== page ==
Native American Astrology Only Feels Loosely Connected to Indigenous Cultures

While researching and writing a freelance article on Native American zodiacs, I wondered if I was selling my soul to the devil.

Eileen Davis
4 min readFeb 19, 2021
Photo by Nastya Dulhiier on Unsplash

I am writing an introductory article for some astrological relationship website being tested for popularity. Before this, I had little interest or knowledge in astrology. Apparently, I am a woodpecker and a Cancer. I am crabby like a crab (cancer). I am nurturing and supportive in my opinion like both signs. But I am also impulsive, unlike my zodiac. Of course, it isn’t one size fits all.

I know some Native American culture since I lived next to the Navajo Nation and two small Ute reservations. Some of my classmates were Utes and Navajos. In school, I learned some of their traditions and mythology. With my minimal knowledge, Native American zodiac animals only feel loosely connected to genuine indigenous cultures. It feels somewhat sacrilegious.

Native Americans are probably split on the idea. Some may agree because it has roots in ancient tradition, or some may disagree because it treats their religion lightly. I asked on Facebook what people thought and no one responded (maybe because it was late at night). I have no definitive yes or no on a Native American’s opinion.

In the AstroWiki, I found this quote by psychological anthropologist Helene Hagan:

“… to pretend that their practices can be taken over by non-Indians harmlessly are indications of non understanding and arrogance. To fabricate new ceremonies out of bits and pieces of various Indian rituals, out of the full ritual context in which they are embedded, is to create psychic monstrosities. This, the fake medicine people are unaware of. Rituals have a context. They are a part of an entire fabric of a given society, and one ritual is only a part of a whole. The balance is in the whole, not in the parts. And the whole is still the full practice within Indian circles, founded on ancient Indian traditions, for Indian people. Others can pretend to achieve identical results with only outward paraphernalia and a patchwork of gleaned information as to the steps of certain rites, but they do not have the key to the whole meaning, the whole context, and how the parts complement and fit each other. They are crippling other human beings by subjecting them to only bits or parts of a whole system, without having the keys to the entire mental system. This is truly what is at stake and why Indians are concerned.”

“Indian medicine men and women train from childhood. They are not allowed to practice until they have undergone a long experience of the powerful spirits or psychic forces they will encounter first in themselves, long before they are singled out for specific healing tasks by others. They do not appoint themselves. Rarely does a medicine man or woman come to practice before maturity, for these very reasons. There is not a hint of this wisdom in any of the so-called teachings passed around in the “circles” forming around plastic medicine people.”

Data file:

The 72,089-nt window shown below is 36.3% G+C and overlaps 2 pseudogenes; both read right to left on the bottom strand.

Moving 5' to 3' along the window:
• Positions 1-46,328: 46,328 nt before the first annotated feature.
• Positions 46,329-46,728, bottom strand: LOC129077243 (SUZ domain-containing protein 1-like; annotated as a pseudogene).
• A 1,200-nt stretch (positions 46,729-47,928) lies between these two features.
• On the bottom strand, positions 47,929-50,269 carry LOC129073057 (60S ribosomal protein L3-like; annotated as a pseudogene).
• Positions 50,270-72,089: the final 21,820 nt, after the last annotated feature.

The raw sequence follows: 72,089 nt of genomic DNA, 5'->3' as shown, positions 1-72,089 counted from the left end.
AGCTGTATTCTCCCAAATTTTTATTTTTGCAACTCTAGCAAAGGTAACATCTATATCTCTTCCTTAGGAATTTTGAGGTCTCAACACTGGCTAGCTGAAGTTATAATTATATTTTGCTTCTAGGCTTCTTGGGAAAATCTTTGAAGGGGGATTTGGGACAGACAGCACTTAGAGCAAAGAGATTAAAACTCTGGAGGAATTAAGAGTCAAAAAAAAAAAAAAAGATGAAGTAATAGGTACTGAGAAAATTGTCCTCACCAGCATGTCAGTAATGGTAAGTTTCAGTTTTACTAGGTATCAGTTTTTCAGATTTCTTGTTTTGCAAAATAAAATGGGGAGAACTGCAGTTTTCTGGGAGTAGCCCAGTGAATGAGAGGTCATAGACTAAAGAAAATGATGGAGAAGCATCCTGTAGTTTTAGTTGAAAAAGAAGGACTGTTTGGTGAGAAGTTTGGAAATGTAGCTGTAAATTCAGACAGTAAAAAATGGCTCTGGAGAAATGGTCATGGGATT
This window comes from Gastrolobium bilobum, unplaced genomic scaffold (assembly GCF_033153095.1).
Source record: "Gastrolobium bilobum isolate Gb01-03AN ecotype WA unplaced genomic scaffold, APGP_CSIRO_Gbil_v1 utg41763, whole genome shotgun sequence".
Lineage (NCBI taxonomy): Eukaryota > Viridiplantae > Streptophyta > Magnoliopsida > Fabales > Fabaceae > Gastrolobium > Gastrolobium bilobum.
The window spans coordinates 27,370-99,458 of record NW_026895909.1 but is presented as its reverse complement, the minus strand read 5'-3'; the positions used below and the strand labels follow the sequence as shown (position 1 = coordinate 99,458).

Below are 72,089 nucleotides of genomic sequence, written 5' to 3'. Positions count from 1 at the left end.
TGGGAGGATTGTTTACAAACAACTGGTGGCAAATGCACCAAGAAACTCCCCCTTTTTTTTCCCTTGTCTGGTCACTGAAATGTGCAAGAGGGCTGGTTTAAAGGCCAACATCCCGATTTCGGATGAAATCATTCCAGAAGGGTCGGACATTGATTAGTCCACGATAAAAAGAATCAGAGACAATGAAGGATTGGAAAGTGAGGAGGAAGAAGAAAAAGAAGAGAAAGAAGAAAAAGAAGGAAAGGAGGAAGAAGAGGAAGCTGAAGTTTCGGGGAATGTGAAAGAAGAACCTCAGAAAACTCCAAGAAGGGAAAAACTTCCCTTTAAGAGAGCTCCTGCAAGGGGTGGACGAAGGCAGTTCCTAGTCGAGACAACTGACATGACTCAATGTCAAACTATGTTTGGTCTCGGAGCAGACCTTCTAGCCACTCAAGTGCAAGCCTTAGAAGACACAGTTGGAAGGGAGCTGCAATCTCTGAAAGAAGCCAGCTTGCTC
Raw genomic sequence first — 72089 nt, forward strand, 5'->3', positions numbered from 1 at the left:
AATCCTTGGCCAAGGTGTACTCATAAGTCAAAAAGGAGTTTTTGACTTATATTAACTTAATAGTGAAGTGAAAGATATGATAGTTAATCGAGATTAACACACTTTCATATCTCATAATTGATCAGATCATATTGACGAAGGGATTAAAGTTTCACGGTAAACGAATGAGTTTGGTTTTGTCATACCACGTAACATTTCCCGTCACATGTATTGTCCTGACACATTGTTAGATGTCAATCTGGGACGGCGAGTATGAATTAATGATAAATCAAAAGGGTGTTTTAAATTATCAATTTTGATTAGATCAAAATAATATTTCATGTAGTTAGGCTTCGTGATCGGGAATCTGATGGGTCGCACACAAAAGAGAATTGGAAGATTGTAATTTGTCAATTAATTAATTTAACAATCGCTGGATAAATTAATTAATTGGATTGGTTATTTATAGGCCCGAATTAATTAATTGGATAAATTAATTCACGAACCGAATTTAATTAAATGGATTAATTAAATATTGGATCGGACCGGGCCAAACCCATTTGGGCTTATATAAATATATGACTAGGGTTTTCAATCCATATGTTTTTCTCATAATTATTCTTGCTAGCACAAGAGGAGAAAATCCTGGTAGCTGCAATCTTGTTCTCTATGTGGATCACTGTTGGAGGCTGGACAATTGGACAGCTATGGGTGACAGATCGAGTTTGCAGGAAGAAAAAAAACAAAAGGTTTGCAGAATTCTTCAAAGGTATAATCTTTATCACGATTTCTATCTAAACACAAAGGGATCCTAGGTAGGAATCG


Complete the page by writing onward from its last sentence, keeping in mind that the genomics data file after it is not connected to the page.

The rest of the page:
- INSTITUTE OF ARCHETYPAL ETHNOLOGY newsletter September l992 by the Sonoma County Free Press.

Apparently, Sun Bear, an Obijwa native, and Wabun Wind, a Caucasian, wrote a book called Medicine Wheel that much of the current spirit animals are based on. The animals are all North American species and vary widely. Some animals have morphed into other animals, like the Sturgeon to the Salmon. Many have changed from specific names to generic names such as Snow Goose to Goose and Brown Bear to Bear.

The zodiacs all match the same birth dates as the Western zodiacs. I believe Sun Bear and Wabun Wind meant for many of the characteristics to overlap to appeal to a wider audience.

The New Age zodiacs have commercialized sacred Native American symbols, in my opinion. Many websites claim that these spirit animals have a deep history in Native American culture. The animals do, but I doubt many of the stones, colors, traits, and elements are actually connected to Native American cultures. From website to website, the stones, colors, traits, and elements differ slightly or differ widely. To me, that’s evidence that this is only tangentially related to Native American culture.

Seeing the similarities of traits and elements with Western zodiacs, it feels made up. I don’t feel like the similarities are evidence that they existed separately and joined, but that the Western zodiac was superimposed upon Native American culture.

It may seem hypocritical since I am writing this article anyway. I am trying to be as honest as possible that Native American culture is only a loose base for the animal zodiacs. But I am not injecting my opinion, just being informational in the article. I may be hired to write more articles on similar subjects. Maybe just Western astrology. I will most likely spew nonsense but try to insert truth where possible. (You can probably tell that I don’t believe in astrology.)

On the other hand, some people may feel like they are honoring Native American culture when consulting their zodiac animals. After all, it has some basis in Native American cultures. Honestly, I don’t see much truth in astrology — just conjecture.

Truth lies elsewhere. Truth lies not in our interpretation of the stars and animals, but in the One who created nature. We discover more of the unique aspects of the stars and animals every day. Truth is how nature exists in the past, present, and future.

So what are your thoughts? Do you think this is cultural appropriation?



Eileen Davis

I love language and believe every word is a poem. I majored in English language from BYU. I am a mom to four rambunctious boys. I have bipolar disorder too.